Kibbutz Galuyot, Slowly But Surely
אַל-תִּירָא, כִּי אִתְּךָ-אָנִי: מִמִּזְרָח אָבִיא זַרְעֶךָ, וּמִמַּעֲרָב אֲקַבְּצֶךָּאֹמַר לַצָּפוֹן תֵּנִי, וּלְתֵימָן אַל-תִּכְלָאִי; הָבִיאִי בָנַי מֵרָחוֹק, וּבְנוֹתַי מִקְצֵה הָאָרֶץFear not, for I am with thee; I will bring thy seed from the east, and gather thee from the west;
I will say to the north: 'Give up,' and to the south: 'Keep not back, bring My sons from far, and My daughters from the end of the earth;
Israel marked an aliyah (immigration) milestone Thursday with the arrival of the 2,000th member of the Bnei Menashe community. Eighteen-year-old Mirna Singsit arrived in Israel along with 53 other members of the community, including her parents and three siblings.
The Bnei Menashe live in the Manipur state in northeastern India. They claim descent from the Biblical tribe of Menashe, one of the ten “lost tribes” exiled when the Assyrians invaded the northern kingdom of Israel.
The community is now returning to Israel under the auspices of the Shavei Israel organization, a group that encourages communities of “lost Jews” around the world, including descendants of Jewish converts to Catholicism.
Shavei Israel director Michael Freund gave Singsit a certificate naming her the 2,000th arrival. Singsit told him that her arrival in Israel is the fulfillment of a life-long dream.
“It’s hard to express in words how excited and happy I am right now,” she said. “This isn’t just my dream from the day I was born, it’s been my community’s dream for thousands of years, and now it’s finally coming true.”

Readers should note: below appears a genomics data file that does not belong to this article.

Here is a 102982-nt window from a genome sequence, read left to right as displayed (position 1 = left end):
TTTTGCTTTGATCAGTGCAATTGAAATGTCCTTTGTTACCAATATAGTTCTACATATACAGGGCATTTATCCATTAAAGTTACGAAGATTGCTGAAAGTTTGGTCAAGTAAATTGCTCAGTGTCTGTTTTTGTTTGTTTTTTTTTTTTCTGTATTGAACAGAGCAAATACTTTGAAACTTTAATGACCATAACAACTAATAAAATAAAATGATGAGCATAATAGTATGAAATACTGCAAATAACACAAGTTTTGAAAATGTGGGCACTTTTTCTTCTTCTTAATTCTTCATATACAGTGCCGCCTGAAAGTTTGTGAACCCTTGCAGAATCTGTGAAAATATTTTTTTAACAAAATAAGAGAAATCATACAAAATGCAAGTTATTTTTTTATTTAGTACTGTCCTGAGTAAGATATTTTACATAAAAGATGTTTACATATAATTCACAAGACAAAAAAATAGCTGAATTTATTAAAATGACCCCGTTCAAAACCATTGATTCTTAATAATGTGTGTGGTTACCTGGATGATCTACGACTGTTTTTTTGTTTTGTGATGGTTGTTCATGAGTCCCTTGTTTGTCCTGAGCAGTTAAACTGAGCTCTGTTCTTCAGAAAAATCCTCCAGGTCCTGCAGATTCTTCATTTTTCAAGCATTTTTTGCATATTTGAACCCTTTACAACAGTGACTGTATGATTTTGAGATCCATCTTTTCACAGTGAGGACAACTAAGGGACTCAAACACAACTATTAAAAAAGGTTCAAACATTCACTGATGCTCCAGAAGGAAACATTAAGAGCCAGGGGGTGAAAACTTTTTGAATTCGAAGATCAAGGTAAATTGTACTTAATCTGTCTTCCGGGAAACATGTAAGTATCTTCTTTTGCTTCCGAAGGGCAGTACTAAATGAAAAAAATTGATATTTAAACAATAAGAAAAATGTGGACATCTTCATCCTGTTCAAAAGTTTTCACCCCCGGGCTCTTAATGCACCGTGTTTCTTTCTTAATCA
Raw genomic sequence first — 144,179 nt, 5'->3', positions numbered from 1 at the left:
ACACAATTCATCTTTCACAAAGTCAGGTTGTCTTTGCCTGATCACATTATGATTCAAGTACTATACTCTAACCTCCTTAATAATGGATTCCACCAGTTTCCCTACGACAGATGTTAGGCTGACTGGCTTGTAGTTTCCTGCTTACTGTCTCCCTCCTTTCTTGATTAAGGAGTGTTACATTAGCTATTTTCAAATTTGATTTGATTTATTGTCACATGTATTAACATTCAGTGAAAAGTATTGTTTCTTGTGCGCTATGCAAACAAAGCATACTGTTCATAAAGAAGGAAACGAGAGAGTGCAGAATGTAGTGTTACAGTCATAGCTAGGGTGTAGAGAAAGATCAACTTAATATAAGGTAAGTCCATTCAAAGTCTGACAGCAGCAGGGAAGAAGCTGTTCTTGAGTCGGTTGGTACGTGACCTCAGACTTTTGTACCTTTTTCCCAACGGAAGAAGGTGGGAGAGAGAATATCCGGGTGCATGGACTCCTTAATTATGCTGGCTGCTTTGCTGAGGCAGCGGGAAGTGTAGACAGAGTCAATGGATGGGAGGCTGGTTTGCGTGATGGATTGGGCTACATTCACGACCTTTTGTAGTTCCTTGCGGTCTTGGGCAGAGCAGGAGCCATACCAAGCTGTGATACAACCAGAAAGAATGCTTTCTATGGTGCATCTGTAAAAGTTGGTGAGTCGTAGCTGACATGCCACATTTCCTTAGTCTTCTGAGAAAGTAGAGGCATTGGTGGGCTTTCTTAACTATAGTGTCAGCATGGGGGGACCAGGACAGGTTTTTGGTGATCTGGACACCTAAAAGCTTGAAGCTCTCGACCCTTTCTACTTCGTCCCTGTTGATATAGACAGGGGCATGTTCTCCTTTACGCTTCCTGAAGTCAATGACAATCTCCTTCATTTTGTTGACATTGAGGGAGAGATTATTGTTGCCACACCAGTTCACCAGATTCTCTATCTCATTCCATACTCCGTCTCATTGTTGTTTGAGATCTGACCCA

She plans to complete a degree in political science that she began in India, and then work as a teacher. Her family will start its life in Israel in an absorption center, but Singsit says she hopes to someday move to Jerusalem, “the holiest place on earth.”
The arrival of the 54 new immigrants was “unforgettable,” Freund said. “After 2,700 years, the tribe of Menashe is coming home,” he declared.
The government allowed immigration from Manipur to resume last October after a five-year freeze. Since then 275 members of the Bnei Manashe community have come to Israel as new citizens. The latest arrivals will live in an absorption center in Givat Haviva, and are then expected to move to Akko and Migdal Haemek in northern Israel.
Tel Aviv - Jewish Agency and Ministry Absorption officials are keeping mum on reports in the Arab media that Israel has brought in a group of the last remaining Yemeni Jews to Israel via Doha. According to a report from the Palestinian newspaper Al-Manar quoted by the Iranian Fars news agency, Israel is “transferring Yemeni Jews to occupied lands” and is “preparing to host more Yemeni Jews in coming months.”
This new aliyah, the Iranian outlet reported, is part of “a Judaization plot to change the identity of the region.” Most of the Jews of Yemen were “lured to the occupied territories en masse” following Israel’s establishment in 1948, Fars reported.
Spokesmen for the Ministry of Absorption and the Jewish Agency declined comment, although a Jewish Agency source did note the origin of the report in a derisive manner.
Content is provided courtesy of the Jerusalem Post